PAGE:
TWAS is represented in 100 countries, and of the more than a thousand elected fellows, 14 are Nobel laureates. Eighty-four percent of these fellows are from developing nations. TWAS fellows are also some of the world’s most accomplished scientists.

News Archive

UFS talks directly to South African ambassador to Japan
2011-03-16

Direct conversation between the UFS and the South African ambassador to Japan
Photo: Gerda-Marie Viviers

During a direct conversation with the South African ambassador to Japan, Mr Gert Grobler, today, the University of the Free State (UFS) expressed its compassion and solidarity with the people of Japan. The university also stated that it intended to support the country and its citizens in various ways.

This came after Japan was plunged into chaos the past week as a result of various earthquakes and consequential disasters. Mr Grobler, who participated in the conversation via Skype from Tokyo, welcomed this talk initiative initiated by Mr Rudi Buys, Dean: Student Affairs, and the Interim Student Committee (ISC). The talks formed part of a series of initiatives launched by students to promote solidarity with Japan, and which includes fund-raising projects and awareness campaigns.

Mr Grobler expressed his appreciation for the initiative: “The initiative by the UFS is greatly appreciated, and I shall do anything to promote partnerships between the UFS and Japan, particularly in collaboration with the ambassador for Japan in South Africa. The solidarity project is essential, because this is the worst crisis Japan has ever experienced in its history.”

In solidarity with Japan, the Student Committee envisages a mass march on Thursday, 17 March 2011 by means of which students will declare their unanimity with Japan and their support of human rights.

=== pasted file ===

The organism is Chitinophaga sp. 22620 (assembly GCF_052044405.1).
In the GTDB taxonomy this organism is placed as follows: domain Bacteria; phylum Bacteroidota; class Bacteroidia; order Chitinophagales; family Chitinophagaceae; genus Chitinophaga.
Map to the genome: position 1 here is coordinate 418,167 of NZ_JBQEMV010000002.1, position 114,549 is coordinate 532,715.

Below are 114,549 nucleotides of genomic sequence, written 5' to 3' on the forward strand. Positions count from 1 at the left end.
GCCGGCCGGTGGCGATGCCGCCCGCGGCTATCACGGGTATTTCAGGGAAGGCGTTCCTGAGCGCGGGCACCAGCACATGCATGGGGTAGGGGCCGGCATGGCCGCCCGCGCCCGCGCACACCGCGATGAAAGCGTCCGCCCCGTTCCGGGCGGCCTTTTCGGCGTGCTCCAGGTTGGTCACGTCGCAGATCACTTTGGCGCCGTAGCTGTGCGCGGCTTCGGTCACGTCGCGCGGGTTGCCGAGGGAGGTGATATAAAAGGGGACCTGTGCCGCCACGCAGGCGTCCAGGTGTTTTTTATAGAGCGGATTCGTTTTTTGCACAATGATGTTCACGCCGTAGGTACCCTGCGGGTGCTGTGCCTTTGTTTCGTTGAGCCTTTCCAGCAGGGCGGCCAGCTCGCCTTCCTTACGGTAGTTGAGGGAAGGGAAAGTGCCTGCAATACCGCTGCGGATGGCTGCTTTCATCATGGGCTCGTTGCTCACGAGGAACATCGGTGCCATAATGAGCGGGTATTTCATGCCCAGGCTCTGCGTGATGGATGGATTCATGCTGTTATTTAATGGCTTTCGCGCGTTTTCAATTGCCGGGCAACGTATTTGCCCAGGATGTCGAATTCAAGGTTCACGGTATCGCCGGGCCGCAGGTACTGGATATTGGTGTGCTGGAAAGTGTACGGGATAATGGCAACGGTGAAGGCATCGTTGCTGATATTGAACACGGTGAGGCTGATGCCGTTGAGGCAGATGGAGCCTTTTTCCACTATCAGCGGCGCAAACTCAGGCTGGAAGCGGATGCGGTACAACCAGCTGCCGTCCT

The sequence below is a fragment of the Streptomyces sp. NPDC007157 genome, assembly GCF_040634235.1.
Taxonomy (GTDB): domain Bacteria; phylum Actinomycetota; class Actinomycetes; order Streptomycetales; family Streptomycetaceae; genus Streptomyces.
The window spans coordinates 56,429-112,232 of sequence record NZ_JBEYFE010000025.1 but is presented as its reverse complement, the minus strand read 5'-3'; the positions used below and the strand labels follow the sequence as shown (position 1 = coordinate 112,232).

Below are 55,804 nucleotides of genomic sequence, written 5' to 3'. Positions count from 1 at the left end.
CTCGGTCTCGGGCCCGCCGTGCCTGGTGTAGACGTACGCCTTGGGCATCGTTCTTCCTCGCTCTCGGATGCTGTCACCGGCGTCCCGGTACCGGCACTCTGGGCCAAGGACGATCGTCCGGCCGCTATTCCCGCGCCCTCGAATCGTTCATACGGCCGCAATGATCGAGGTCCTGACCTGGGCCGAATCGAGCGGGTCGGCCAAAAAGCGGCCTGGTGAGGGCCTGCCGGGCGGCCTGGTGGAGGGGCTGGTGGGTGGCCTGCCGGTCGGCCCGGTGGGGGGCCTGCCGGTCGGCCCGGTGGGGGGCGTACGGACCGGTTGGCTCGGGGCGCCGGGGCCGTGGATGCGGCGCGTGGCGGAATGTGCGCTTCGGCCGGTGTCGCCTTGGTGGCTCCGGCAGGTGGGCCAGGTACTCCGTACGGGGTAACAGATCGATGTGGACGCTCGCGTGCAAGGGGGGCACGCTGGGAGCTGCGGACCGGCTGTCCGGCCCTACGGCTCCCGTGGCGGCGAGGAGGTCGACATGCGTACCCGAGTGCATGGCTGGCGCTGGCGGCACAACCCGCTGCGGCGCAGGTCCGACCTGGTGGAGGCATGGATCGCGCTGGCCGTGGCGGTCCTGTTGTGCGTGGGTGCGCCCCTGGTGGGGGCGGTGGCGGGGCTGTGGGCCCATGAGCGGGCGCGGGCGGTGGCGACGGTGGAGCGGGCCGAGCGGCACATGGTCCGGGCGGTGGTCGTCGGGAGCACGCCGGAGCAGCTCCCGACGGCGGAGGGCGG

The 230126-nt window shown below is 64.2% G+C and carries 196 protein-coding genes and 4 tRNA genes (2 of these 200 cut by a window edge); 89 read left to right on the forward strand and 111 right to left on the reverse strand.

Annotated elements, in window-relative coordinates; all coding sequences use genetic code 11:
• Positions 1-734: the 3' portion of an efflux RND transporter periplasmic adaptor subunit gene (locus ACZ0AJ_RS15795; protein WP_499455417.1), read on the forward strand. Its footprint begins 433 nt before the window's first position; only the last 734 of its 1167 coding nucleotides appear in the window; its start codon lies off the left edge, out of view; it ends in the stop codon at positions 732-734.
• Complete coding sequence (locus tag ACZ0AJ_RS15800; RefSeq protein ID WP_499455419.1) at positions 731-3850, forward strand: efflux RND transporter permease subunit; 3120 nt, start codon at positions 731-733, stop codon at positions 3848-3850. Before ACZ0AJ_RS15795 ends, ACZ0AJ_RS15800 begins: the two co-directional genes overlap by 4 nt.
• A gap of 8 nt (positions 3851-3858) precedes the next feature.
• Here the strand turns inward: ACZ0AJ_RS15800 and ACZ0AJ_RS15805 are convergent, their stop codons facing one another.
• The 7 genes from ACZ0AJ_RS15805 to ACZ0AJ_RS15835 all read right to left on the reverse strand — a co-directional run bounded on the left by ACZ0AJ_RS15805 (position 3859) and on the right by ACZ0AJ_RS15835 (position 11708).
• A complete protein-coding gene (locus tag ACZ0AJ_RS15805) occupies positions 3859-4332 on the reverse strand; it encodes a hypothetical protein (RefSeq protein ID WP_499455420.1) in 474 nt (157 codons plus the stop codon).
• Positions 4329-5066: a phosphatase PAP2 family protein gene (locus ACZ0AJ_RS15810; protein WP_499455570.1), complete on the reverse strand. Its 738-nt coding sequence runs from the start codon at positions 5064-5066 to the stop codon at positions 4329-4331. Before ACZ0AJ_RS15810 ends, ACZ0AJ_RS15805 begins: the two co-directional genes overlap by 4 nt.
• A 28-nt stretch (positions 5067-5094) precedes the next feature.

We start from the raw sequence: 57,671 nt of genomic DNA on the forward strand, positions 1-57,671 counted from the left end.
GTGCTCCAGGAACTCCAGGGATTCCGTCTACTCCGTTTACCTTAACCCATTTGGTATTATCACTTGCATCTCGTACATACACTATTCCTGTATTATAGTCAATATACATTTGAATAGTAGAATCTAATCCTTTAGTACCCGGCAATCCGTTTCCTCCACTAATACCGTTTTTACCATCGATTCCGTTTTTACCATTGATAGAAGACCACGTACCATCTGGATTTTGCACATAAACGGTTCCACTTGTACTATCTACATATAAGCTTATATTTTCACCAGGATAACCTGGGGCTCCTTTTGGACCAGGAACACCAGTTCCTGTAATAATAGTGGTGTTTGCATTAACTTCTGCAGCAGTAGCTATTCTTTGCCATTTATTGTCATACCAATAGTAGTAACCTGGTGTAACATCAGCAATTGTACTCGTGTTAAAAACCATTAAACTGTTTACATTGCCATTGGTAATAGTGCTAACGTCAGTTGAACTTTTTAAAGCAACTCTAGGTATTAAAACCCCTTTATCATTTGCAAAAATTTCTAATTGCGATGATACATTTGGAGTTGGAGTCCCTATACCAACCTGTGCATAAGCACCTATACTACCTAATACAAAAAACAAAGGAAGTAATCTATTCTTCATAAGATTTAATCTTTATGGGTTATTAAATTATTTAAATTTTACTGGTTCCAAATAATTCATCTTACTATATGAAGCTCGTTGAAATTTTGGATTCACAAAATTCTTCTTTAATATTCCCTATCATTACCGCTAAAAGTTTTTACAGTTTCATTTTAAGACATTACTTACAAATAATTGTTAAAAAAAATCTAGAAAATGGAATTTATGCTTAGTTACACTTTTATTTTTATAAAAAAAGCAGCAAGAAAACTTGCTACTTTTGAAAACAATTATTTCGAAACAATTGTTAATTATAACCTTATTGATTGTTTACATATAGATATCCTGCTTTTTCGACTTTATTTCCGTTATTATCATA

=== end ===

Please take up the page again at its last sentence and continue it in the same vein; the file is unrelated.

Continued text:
Prof. Jonathan Jansen, UFS Vice-Chancellor and Rector, also promised to send a message of support directly to the Japanese embassy in Pretoria, as well as extending a hand of support to Japanese universities in order to become part of discussions on how to render assistance, while making plans for students to visit the respective countries and share their experiences first-hand.

Mr Buys informed the ambassador that the university would support the rescue teams, which are departing for Japan in response to a request by Mr Grobler, by means of manpower.  In response to this, Mr Grobler, a Kovsie alumnus, welcomed this token of compassion and offer of assistance. “I am excited to see that South Africa cares so much for Japan.”
 

Media Release
15 March 2011
Issued by: Lacea Loader
Director: Strategic Communication
Tel: 051 401 2584
Cell: 083 645 2454
E-mail: news@ufs.ac.za

We use cookies to make interactions with our websites and services easy and meaningful. To better understand how they are used, read more about the UFS cookie policy. By continuing to use this site you are giving us your consent to do this.

Accept